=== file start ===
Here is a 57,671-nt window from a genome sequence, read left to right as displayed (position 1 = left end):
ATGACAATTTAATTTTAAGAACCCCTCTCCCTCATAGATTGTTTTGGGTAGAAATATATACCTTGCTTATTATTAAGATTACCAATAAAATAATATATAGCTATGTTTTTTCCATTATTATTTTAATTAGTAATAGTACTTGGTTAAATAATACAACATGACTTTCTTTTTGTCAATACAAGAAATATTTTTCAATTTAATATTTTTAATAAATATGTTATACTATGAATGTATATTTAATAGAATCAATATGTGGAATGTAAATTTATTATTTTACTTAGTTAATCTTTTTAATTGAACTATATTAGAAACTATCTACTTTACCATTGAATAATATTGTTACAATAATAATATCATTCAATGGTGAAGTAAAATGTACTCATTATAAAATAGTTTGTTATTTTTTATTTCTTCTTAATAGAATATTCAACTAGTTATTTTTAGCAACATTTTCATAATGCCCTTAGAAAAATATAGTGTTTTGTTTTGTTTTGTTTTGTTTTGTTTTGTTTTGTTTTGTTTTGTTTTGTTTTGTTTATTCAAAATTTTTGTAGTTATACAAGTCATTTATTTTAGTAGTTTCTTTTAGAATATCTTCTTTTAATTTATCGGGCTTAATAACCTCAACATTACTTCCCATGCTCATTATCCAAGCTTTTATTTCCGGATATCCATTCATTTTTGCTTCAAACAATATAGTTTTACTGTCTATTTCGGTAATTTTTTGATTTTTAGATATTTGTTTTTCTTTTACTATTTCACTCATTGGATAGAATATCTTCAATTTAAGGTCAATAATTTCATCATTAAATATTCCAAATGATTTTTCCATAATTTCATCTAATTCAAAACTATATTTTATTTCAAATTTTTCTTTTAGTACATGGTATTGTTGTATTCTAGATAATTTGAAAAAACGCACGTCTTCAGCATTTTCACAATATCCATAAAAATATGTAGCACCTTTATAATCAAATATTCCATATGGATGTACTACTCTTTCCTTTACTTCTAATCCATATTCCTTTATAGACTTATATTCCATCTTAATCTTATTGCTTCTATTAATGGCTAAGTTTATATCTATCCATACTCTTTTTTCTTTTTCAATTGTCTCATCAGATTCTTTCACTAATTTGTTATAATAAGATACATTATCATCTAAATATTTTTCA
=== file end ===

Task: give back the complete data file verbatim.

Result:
Here is a 57,671-nt window from a genome sequence, read left to right as displayed (position 1 = left end):
ATGACAATTTAATTTTAAGAACCCCTCTCCCTCATAGATTGTTTTGGGTAGAAATATATACCTTGCTTATTATTAAGATTACCAATAAAATAATATATAGCTATGTTTTTTCCATTATTATTTTAATTAGTAATAGTACTTGGTTAAATAATACAACATGACTTTCTTTTTGTCAATACAAGAAATATTTTTCAATTTAATATTTTTAATAAATATGTTATACTATGAATGTATATTTAATAGAATCAATATGTGGAATGTAAATTTATTATTTTACTTAGTTAATCTTTTTAATTGAACTATATTAGAAACTATCTACTTTACCATTGAATAATATTGTTACAATAATAATATCATTCAATGGTGAAGTAAAATGTACTCATTATAAAATAGTTTGTTATTTTTTATTTCTTCTTAATAGAATATTCAACTAGTTATTTTTAGCAACATTTTCATAATGCCCTTAGAAAAATATAGTGTTTTGTTTTGTTTTGTTTTGTTTTGTTTTGTTTTGTTTTGTTTTGTTTTGTTTTGTTTATTCAAAATTTTTGTAGTTATACAAGTCATTTATTTTAGTAGTTTCTTTTAGAATATCTTCTTTTAATTTATCGGGCTTAATAACCTCAACATTACTTCCCATGCTCATTATCCAAGCTTTTATTTCCGGATATCCATTCATTTTTGCTTCAAACAATATAGTTTTACTGTCTATTTCGGTAATTTTTTGATTTTTAGATATTTGTTTTTCTTTTACTATTTCACTCATTGGATAGAATATCTTCAATTTAAGGTCAATAATTTCATCATTAAATATTCCAAATGATTTTTCCATAATTTCATCTAATTCAAAACTATATTTTATTTCAAATTTTTCTTTTAGTACATGGTATTGTTGTATTCTAGATAATTTGAAAAAACGCACGTCTTCAGCATTTTCACAATATCCATAAAAATATGTAGCACCTTTATAATCAAATATTCCATATGGATGTACTACTCTTTCCTTTACTTCTAATCCATATTCCTTTATAGACTTATATTCCATCTTAATCTTATTGCTTCTATTAATGGCTAAGTTTATATCTATCCATACTCTTTTTTCTTTTTCAATTGTCTCATCAGATTCTTTCACTAATTTGTTATAATAAGATACATTATCATCTAAATATTTTTCA